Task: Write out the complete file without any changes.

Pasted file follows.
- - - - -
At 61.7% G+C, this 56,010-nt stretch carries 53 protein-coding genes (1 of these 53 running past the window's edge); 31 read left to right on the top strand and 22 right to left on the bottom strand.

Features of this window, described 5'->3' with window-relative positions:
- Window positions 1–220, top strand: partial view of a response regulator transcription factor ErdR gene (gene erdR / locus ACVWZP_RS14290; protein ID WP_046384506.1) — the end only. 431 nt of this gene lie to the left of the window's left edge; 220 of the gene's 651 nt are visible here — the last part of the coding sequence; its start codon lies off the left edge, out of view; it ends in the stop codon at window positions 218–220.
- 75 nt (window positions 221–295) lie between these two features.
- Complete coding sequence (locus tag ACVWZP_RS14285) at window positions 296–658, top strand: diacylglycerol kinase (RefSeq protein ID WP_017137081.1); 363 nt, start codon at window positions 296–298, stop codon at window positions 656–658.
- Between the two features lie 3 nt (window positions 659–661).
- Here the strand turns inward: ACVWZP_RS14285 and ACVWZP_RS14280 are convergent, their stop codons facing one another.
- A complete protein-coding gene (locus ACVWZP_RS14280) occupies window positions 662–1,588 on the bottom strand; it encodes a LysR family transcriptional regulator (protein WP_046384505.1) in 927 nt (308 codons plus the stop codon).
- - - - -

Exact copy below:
At 61.7% G+C, this 56,010-nt stretch carries 53 protein-coding genes (1 of these 53 running past the window's edge); 31 read left to right on the top strand and 22 right to left on the bottom strand.

Features of this window, described 5'->3' with window-relative positions:
- Window positions 1–220, top strand: partial view of a response regulator transcription factor ErdR gene (gene erdR / locus ACVWZP_RS14290; protein ID WP_046384506.1) — the end only. 431 nt of this gene lie to the left of the window's left edge; 220 of the gene's 651 nt are visible here — the last part of the coding sequence; its start codon lies off the left edge, out of view; it ends in the stop codon at window positions 218–220.
- 75 nt (window positions 221–295) lie between these two features.
- Complete coding sequence (locus tag ACVWZP_RS14285) at window positions 296–658, top strand: diacylglycerol kinase (RefSeq protein ID WP_017137081.1); 363 nt, start codon at window positions 296–298, stop codon at window positions 656–658.
- Between the two features lie 3 nt (window positions 659–661).
- Here the strand turns inward: ACVWZP_RS14285 and ACVWZP_RS14280 are convergent, their stop codons facing one another.
- A complete protein-coding gene (locus ACVWZP_RS14280) occupies window positions 662–1,588 on the bottom strand; it encodes a LysR family transcriptional regulator (protein WP_046384505.1) in 927 nt (308 codons plus the stop codon).